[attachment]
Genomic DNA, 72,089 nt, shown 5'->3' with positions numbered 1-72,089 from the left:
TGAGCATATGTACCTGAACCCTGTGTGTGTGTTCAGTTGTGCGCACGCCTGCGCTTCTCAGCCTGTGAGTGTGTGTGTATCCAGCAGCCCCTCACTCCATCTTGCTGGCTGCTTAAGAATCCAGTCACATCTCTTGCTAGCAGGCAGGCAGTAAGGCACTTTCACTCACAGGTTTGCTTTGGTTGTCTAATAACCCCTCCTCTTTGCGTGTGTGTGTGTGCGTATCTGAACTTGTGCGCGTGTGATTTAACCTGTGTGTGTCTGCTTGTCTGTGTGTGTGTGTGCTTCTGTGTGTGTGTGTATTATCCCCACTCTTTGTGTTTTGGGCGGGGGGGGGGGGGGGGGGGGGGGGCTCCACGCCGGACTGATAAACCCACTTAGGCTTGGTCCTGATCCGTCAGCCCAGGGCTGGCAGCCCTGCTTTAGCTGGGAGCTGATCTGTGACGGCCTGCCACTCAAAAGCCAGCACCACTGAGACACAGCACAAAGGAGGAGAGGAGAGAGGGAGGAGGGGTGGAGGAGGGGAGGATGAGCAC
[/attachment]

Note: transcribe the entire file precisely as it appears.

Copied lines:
Genomic DNA, 72,089 nt, shown 5'->3' with positions numbered 1-72,089 from the left:
TGAGCATATGTACCTGAACCCTGTGTGTGTGTTCAGTTGTGCGCACGCCTGCGCTTCTCAGCCTGTGAGTGTGTGTGTATCCAGCAGCCCCTCACTCCATCTTGCTGGCTGCTTAAGAATCCAGTCACATCTCTTGCTAGCAGGCAGGCAGTAAGGCACTTTCACTCACAGGTTTGCTTTGGTTGTCTAATAACCCCTCCTCTTTGCGTGTGTGTGTGTGCGTATCTGAACTTGTGCGCGTGTGATTTAACCTGTGTGTGTCTGCTTGTCTGTGTGTGTGTGTGCTTCTGTGTGTGTGTGTATTATCCCCACTCTTTGTGTTTTGGGCGGGGGGGGGGGGGGGGGGGGGGGGCTCCACGCCGGACTGATAAACCCACTTAGGCTTGGTCCTGATCCGTCAGCCCAGGGCTGGCAGCCCTGCTTTAGCTGGGAGCTGATCTGTGACGGCCTGCCACTCAAAAGCCAGCACCACTGAGACACAGCACAAAGGAGGAGAGGAGAGAGGGAGGAGGGGTGGAGGAGGGGAGGATGAGCAC